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2022.09.15 Trademark

What are the conditions to obtain a trademark registration of a mark consisting of a base pattern?

1. Introduction

A relatively large number of apparel companies often use designs consisting of so-called base patterns of fabric designs as their icons that symbolize their brands. B to C companies other than apparel companies also exhibit many examples of instilling their brands in their customers by employing base pattern designs, which represent their brand image, to their products and to the wrapping papers for their products.
 
Such efforts can be seen in business activities based on animated cartoons.
Shueisha, the publisher of one of the mega-hit cartoons in Japan, “Kimetsu no Yaiba” (Demon Slayer) (https://www.viz.com/search?search=Demon+Slayer%3A+Kimetsu+no+Yaiba), filed six Japanese trademark applications in 2020 of six designs of the fabrics of kimonos worn by the characters with respect to goods related to telecommunication machines and apparatus (class 9); goods related to personal ornaments and clocks and watches (class 14); goods related to stationery (class 16); goods related to bags and the like (class 18); goods related to clothing (class 25); and goods related to toys (class 28). Three of the six applications ((i) to (iii) shown below) were granted trademark registrations in June of 2021.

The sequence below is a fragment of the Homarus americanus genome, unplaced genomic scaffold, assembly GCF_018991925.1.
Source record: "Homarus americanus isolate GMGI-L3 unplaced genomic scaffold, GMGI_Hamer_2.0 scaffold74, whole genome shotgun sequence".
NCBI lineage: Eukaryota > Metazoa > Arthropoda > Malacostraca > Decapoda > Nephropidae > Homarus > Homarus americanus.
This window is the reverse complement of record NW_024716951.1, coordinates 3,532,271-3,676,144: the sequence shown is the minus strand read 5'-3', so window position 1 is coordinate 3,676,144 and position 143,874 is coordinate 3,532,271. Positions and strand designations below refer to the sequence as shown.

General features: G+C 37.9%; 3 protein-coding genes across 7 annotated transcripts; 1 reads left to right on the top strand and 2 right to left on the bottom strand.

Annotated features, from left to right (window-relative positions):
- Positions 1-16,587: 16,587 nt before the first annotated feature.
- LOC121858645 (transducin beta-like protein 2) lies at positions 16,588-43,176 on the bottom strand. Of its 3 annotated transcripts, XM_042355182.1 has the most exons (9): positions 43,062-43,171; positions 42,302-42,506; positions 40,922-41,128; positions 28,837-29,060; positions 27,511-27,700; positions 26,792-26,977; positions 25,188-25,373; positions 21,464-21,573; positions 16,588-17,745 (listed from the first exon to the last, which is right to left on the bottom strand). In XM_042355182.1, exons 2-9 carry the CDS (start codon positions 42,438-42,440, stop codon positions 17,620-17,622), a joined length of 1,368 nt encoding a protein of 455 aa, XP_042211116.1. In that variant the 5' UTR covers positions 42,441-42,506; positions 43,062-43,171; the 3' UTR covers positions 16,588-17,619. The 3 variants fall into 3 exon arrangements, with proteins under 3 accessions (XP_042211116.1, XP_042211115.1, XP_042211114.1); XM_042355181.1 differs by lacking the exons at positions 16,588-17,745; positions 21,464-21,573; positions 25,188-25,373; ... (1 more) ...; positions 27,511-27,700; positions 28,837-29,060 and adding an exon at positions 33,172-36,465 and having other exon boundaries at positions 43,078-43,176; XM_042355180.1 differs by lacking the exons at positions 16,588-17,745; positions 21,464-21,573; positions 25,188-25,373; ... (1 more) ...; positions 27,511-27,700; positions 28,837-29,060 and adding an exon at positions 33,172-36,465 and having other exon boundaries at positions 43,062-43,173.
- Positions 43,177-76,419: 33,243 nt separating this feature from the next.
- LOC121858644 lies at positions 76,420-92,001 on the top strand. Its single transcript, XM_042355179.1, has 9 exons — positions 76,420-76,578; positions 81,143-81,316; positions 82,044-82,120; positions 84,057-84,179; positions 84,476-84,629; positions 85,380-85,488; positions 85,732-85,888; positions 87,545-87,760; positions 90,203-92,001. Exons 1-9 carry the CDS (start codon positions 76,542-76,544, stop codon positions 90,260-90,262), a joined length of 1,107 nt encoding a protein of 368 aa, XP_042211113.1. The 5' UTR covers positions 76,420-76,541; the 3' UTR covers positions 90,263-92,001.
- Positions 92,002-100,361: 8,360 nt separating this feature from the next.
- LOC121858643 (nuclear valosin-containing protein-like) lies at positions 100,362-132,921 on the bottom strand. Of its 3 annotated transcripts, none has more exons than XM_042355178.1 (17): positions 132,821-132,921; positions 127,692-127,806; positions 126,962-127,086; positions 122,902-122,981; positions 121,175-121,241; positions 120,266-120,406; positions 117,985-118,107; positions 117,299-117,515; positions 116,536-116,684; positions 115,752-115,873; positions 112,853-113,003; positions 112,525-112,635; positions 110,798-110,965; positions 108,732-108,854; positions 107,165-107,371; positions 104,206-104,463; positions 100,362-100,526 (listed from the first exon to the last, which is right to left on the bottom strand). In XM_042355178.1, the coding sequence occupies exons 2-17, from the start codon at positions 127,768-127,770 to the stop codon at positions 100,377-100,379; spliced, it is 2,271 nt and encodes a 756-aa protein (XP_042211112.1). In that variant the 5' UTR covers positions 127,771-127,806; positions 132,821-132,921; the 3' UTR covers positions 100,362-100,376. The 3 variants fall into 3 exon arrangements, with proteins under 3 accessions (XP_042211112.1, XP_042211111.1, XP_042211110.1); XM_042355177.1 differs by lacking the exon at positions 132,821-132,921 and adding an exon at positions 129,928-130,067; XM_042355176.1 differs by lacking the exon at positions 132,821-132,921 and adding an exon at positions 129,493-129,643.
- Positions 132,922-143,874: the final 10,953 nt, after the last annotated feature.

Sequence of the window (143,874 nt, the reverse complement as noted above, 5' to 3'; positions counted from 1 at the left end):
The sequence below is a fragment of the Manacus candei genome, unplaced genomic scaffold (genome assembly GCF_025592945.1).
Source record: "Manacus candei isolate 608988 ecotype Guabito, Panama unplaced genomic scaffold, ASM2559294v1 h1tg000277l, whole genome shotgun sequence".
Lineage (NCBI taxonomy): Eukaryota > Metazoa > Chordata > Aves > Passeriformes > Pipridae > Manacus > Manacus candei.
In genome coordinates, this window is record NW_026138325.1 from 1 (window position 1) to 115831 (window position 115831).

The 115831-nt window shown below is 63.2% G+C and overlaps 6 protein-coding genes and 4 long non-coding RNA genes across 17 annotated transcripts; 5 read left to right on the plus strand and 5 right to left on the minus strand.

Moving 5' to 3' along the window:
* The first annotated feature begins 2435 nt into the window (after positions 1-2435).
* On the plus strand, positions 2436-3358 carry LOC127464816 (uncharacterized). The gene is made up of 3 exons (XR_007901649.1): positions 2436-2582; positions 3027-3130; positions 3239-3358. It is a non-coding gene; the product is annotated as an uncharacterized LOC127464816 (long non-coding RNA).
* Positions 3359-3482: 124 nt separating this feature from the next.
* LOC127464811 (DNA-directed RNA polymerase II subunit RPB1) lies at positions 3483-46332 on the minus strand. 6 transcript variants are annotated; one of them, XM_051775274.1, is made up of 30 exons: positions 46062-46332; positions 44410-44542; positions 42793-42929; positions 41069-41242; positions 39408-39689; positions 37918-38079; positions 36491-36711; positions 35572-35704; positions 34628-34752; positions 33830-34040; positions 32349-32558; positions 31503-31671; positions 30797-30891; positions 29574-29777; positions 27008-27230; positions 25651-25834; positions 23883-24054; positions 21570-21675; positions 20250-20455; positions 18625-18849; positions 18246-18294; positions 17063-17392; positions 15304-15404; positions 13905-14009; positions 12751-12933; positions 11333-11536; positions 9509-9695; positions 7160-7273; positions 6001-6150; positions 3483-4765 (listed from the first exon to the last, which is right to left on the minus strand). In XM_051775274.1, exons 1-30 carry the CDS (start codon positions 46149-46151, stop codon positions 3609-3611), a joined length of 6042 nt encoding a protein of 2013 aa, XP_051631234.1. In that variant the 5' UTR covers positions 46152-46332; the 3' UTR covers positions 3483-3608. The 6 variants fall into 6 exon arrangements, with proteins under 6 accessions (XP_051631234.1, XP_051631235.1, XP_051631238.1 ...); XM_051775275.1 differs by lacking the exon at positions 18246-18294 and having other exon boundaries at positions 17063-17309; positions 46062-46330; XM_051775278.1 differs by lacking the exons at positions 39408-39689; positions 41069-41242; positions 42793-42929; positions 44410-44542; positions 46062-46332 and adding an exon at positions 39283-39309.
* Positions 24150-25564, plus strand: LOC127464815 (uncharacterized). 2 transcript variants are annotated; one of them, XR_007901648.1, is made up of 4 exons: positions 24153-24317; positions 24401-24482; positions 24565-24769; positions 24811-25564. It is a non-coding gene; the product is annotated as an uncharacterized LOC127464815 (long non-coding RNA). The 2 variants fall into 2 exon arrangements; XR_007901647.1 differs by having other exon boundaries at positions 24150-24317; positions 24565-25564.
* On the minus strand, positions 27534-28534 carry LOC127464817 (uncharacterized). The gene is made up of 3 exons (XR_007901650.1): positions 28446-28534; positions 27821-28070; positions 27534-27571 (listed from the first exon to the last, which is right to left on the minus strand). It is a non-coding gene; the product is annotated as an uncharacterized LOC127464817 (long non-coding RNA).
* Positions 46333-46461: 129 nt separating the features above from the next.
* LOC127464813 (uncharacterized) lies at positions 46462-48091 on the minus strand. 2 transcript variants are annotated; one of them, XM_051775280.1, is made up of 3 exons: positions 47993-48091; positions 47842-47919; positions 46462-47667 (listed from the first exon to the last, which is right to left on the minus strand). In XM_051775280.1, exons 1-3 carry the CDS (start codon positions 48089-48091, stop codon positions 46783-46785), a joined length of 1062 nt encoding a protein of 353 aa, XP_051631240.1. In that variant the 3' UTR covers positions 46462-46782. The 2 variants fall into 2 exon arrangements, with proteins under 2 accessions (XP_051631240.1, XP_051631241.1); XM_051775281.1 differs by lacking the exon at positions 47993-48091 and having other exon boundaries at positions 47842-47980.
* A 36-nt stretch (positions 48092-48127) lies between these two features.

However, the JPO rejected the other three applications ((iv) to (vi) shown below) stating a reason that they are marks consisting of base patterns that have no distinctiveness. The applicant tried to refute such decision of the JPO by submitting written arguments; however, a decision of rejection was issued on September 24, 2021, and the decision was then made final.
 
Now, what is the difference between the allowed trademark applications and the rejected trademark applications?
In this article, while introducing answers to this question (current standards of judgment in Japan), we would like to think about what can be done to obtain a trademark registration of a mark consisting of a base pattern in Japan under the current practice.
 
 
 

2. Examination Practice concerning marks related to the “Base Pattern”

Previously, in the Examination Guidelines for Trademark in Japan, it was only stipulated that a trademark that consists solely of a base pattern (continuously repeated figures in pattern) is a trademark by which consumers are not able to recognize the goods or services as those pertaining to a business of a particular person (Trademark Act, Article 3(1)(vi)), (in other words, cannot be granted a registration).
However, the Examination Guideline for Trademark was revised on April 1, 2016 which clearly states that even a trademark consisting of a base pattern may be granted a registration if it can be determined not to fall under the provision of Trademark Act, Article 3(1)(vi) as a result of judgment in accordance with the revised Examination Guideline for Trademark provided that other legal requirements are met.
 
◎ Examination Guidelines for Trademark
(Before Revision (until March 31, 2016))
1. A trademark that consists solely of a base pattern (for example, continuously repeated figures in pattern) falls under the provision of this item.
 
(After Revision (as of April 1, 2016))
7. Trademark consisting solely of a base pattern
Where a trademark is recognized as a mere base pattern, since it consists of continuously repeated figures in pattern, it is judged to fall under this item.